If anyone wants us to be perfectly literal about 1 Tim 2:12, we should note, at least as a beginning, that Paul is primarily speaking against one-on-one mentoring, female to male. "I do not allow a woman to teach or to direct a man." Everything in this statement is entirely singular. In other words, according to the strictest possible interpretation of 1 Tim 2:12, Paul could have approved of Priscilla teaching Apollos, because the prudent woman had her husband assist as she explained the way of God to a transient single male. (There's a sister with wisdom, eh?)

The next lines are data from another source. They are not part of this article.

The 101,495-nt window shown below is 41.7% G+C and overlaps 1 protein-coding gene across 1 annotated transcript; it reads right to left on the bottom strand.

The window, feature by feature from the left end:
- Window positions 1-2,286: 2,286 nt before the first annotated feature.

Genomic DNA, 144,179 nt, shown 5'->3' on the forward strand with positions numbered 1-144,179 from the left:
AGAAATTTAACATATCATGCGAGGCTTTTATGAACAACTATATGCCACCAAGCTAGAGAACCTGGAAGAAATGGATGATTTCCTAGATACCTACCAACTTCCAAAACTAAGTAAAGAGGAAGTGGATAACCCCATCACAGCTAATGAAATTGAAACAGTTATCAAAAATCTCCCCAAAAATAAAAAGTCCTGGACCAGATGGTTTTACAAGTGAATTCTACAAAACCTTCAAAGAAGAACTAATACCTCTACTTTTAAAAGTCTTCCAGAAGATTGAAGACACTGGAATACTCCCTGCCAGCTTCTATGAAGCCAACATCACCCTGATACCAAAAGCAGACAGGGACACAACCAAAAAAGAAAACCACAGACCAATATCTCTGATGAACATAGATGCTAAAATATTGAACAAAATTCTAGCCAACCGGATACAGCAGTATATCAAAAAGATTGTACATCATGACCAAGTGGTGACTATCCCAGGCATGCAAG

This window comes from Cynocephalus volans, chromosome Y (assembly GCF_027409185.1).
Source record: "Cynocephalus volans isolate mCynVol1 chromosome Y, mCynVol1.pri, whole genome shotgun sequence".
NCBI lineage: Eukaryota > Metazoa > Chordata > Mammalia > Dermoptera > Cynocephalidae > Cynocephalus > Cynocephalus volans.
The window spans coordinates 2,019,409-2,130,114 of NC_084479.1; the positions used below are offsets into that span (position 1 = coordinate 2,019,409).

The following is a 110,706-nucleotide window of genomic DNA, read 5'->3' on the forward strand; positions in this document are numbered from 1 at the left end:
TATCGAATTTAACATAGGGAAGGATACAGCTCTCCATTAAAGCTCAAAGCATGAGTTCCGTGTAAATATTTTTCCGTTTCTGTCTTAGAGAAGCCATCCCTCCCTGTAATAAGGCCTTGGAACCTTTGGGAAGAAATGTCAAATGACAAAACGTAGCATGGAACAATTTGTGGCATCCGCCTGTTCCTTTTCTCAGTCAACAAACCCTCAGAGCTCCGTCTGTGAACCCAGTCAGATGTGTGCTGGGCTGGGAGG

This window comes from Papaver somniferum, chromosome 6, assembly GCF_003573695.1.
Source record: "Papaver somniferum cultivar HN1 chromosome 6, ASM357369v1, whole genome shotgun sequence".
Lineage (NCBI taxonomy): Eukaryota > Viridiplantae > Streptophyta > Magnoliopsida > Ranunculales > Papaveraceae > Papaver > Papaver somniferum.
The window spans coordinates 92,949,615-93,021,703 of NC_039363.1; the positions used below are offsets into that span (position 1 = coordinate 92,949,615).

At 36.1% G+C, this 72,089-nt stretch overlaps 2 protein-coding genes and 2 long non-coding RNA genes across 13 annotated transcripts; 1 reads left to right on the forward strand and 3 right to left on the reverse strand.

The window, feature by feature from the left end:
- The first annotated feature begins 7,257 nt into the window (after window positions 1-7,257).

Ah, but the context! Verses 13 & 14 are clearly negative toward women, aren't they? Again, strictly speaking, they're negative toward one woman. Eve. So - at the very least - before we debate how broadly Paul expected Timothy to apply these statements, it's worth noting that vv. 13 & 14 keeps everything singular in number. In explaining his strict directive against one-on-one female-to-male discipleship, Paul reviews the case of the very first such case.
Whatever else Paul is saying, Eve & Adam were a particular one-on-one partnership, in which he followed her right into sin. In other words, Paul's illustration retains the singular intimacy of his prohibition. This may not be a coincidence. The male/female intimacy of a one-on-one discipling relationship may be all Paul is really afraid of.
Could it really be just that simple? Let's try to dig a bit harder.